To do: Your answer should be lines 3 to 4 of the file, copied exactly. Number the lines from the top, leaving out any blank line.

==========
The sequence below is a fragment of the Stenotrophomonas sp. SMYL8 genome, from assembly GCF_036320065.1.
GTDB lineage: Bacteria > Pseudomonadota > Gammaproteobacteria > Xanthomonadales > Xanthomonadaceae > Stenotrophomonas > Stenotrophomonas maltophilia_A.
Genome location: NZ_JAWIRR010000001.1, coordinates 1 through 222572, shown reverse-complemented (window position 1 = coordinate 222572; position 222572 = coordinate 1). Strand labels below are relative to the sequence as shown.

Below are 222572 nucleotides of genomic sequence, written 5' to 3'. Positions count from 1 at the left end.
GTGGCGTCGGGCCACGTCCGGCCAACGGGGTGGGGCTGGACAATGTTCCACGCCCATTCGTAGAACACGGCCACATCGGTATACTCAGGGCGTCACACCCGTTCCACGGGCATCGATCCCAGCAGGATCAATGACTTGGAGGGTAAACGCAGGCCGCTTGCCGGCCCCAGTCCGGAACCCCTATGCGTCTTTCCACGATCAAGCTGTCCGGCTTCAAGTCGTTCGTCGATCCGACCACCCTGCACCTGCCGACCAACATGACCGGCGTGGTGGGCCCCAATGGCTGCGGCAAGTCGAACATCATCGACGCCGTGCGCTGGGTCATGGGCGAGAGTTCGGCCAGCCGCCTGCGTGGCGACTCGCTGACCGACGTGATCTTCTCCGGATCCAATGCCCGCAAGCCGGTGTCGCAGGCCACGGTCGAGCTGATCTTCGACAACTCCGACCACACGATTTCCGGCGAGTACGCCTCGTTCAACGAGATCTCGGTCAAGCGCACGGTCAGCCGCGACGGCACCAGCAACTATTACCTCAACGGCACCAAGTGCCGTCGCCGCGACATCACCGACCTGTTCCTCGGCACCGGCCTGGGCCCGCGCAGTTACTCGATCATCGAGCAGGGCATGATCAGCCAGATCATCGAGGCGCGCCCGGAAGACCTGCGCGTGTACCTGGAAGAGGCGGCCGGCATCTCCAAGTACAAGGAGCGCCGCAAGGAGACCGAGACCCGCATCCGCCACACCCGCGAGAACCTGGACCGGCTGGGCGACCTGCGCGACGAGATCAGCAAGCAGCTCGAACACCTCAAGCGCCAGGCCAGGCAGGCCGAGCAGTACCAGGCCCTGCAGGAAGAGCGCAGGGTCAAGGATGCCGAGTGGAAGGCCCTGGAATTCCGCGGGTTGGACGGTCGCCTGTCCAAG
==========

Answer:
Genome location: NZ_JAWIRR010000001.1, coordinates 1 through 222572, shown reverse-complemented (window position 1 = coordinate 222572; position 222572 = coordinate 1). Strand labels below are relative to the sequence as shown.

Below are 222572 nucleotides of genomic sequence, written 5' to 3'. Positions count from 1 at the left end.